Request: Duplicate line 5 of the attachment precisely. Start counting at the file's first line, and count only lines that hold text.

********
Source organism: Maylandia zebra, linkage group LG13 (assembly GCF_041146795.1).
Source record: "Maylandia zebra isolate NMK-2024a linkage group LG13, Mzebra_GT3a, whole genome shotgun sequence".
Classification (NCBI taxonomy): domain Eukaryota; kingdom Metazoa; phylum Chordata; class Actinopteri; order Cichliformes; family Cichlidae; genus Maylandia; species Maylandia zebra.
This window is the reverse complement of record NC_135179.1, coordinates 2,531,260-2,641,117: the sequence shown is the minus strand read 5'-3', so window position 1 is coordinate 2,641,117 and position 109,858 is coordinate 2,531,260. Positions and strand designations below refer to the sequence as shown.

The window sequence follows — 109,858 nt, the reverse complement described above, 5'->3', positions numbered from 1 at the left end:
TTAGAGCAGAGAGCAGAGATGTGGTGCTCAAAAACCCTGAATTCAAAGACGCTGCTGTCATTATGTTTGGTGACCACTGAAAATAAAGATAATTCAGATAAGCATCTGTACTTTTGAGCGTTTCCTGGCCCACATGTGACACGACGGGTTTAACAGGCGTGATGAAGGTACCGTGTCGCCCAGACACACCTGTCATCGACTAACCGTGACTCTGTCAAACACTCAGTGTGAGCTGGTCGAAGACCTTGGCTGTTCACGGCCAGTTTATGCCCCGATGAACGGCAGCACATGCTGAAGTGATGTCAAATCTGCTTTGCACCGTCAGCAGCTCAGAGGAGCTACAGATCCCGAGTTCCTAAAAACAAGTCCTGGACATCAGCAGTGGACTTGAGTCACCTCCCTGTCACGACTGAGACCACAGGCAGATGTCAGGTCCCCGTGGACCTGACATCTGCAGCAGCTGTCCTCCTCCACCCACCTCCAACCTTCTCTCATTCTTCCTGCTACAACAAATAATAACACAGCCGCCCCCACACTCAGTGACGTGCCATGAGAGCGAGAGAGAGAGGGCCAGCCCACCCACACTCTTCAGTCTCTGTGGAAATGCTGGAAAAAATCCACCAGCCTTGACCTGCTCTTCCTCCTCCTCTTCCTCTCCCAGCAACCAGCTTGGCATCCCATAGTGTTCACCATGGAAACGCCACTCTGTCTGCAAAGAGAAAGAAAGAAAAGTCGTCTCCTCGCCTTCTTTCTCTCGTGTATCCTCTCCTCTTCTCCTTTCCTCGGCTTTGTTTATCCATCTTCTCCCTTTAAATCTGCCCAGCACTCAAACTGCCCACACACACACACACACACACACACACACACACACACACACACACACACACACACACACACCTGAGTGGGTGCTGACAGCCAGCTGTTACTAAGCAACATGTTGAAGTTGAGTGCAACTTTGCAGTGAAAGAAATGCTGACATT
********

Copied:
The window sequence follows — 109,858 nt, the reverse complement described above, 5'->3', positions numbered from 1 at the left end: